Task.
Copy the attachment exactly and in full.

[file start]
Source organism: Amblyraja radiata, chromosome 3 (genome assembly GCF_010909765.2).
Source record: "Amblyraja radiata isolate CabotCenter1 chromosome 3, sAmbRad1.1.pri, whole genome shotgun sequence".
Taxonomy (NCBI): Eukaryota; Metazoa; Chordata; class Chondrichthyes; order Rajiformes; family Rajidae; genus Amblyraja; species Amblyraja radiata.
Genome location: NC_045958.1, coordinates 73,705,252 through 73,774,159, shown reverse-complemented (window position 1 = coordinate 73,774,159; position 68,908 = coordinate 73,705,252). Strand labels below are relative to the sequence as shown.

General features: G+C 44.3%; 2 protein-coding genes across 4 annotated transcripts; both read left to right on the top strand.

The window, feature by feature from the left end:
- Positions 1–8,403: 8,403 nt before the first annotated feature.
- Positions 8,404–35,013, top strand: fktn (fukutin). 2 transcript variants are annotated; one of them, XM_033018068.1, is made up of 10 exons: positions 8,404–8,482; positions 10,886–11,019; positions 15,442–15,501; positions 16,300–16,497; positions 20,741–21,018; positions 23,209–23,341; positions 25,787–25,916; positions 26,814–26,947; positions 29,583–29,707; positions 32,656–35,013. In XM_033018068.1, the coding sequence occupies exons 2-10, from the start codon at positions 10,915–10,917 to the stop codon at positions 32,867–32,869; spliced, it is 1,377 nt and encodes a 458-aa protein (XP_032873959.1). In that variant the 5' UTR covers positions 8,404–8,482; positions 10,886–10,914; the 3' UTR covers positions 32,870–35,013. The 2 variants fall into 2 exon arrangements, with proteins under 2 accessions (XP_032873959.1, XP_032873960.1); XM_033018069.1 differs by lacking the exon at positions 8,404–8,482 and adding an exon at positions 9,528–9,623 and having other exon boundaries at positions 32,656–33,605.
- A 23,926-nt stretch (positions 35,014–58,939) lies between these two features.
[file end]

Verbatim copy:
Source organism: Amblyraja radiata, chromosome 3 (genome assembly GCF_010909765.2).
Source record: "Amblyraja radiata isolate CabotCenter1 chromosome 3, sAmbRad1.1.pri, whole genome shotgun sequence".
Taxonomy (NCBI): Eukaryota; Metazoa; Chordata; class Chondrichthyes; order Rajiformes; family Rajidae; genus Amblyraja; species Amblyraja radiata.
Genome location: NC_045958.1, coordinates 73,705,252 through 73,774,159, shown reverse-complemented (window position 1 = coordinate 73,774,159; position 68,908 = coordinate 73,705,252). Strand labels below are relative to the sequence as shown.

General features: G+C 44.3%; 2 protein-coding genes across 4 annotated transcripts; both read left to right on the top strand.

The window, feature by feature from the left end:
- Positions 1–8,403: 8,403 nt before the first annotated feature.
- Positions 8,404–35,013, top strand: fktn (fukutin). 2 transcript variants are annotated; one of them, XM_033018068.1, is made up of 10 exons: positions 8,404–8,482; positions 10,886–11,019; positions 15,442–15,501; positions 16,300–16,497; positions 20,741–21,018; positions 23,209–23,341; positions 25,787–25,916; positions 26,814–26,947; positions 29,583–29,707; positions 32,656–35,013. In XM_033018068.1, the coding sequence occupies exons 2-10, from the start codon at positions 10,915–10,917 to the stop codon at positions 32,867–32,869; spliced, it is 1,377 nt and encodes a 458-aa protein (XP_032873959.1). In that variant the 5' UTR covers positions 8,404–8,482; positions 10,886–10,914; the 3' UTR covers positions 32,870–35,013. The 2 variants fall into 2 exon arrangements, with proteins under 2 accessions (XP_032873959.1, XP_032873960.1); XM_033018069.1 differs by lacking the exon at positions 8,404–8,482 and adding an exon at positions 9,528–9,623 and having other exon boundaries at positions 32,656–33,605.
- A 23,926-nt stretch (positions 35,014–58,939) lies between these two features.